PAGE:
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Jane Austen News – Issue 75

The Jane Austen News analyses genius

What’s the Jane Austen News this week?  

  Austen Letter For Sale  

letter written by Jane Austen is due to be auctioned for the first time on July the 11th.

Sotheby’s auction house have the letter for sale as part of the English Literature, History, Children’s Books and Illustrations sale, in which there will also be for sale two other fragments of correspondence between the two women (the lots are expected to sell altogether for as much as £162,000!).

The letter, dated 29-30 October 1812, was sent to one of Jane’s favourite nieces, Anna Lefroy, and shows how much enjoyment Austen had in making fun of the Gothic thriller genre (as she does to great effect in Northanger Abbey). The letter is addressed as a note, not to Anna herself, but to the author Rachel Hunter, whose 1806 novel Lady Maclairn, the Victim of Villany the two had recently read.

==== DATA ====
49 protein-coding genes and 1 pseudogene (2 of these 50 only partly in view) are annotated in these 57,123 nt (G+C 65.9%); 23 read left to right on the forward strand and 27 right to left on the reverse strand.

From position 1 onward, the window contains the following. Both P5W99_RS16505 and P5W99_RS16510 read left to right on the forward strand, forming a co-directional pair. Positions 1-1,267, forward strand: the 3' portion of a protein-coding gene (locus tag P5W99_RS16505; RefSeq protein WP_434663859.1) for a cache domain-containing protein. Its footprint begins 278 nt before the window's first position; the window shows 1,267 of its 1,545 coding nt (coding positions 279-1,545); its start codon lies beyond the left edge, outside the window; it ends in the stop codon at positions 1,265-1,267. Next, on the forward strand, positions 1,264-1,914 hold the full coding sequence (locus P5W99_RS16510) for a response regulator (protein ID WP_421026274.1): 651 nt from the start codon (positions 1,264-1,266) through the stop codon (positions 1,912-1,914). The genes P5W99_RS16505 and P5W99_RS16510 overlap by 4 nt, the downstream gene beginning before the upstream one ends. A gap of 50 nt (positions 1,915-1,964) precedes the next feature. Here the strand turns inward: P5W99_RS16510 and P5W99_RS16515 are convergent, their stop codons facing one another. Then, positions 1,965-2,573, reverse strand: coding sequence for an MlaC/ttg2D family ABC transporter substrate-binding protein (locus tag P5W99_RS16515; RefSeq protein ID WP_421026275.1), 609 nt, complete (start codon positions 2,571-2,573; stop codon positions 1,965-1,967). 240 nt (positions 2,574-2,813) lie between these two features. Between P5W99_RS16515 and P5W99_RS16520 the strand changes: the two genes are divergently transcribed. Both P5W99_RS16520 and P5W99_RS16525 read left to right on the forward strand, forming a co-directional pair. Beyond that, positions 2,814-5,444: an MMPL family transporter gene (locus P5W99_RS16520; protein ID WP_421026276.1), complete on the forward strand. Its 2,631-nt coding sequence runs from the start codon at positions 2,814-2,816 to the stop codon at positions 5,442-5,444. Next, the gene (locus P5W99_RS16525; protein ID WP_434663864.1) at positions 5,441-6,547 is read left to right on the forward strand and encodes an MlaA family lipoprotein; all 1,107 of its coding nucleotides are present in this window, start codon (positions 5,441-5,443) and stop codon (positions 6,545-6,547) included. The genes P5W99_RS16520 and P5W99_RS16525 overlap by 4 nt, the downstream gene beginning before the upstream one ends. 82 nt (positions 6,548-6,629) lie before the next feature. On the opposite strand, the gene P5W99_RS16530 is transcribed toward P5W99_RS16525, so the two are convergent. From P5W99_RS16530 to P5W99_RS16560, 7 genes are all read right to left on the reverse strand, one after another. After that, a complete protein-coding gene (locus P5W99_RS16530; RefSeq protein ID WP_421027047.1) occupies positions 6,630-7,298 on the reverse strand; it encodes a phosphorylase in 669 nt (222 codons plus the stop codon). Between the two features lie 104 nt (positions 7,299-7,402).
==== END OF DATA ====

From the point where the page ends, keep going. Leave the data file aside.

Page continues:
Although the content was known, the letter itself has not been seen by scholars and it is very exciting to have it become available.

Gabriel Heaton, Sotheby’s specialist in books and manuscripts, declaring the letter a significant document.

 


Pride and Prejudice in Silk

We’ll shortly be adding an exciting new display piece to the Jane Austen Centre. Award-winning textile artist Linda Straw has kindly donated her beautiful Pride and Prejudice wall hangings to the Centre and they’ll be going up on display within the next few days!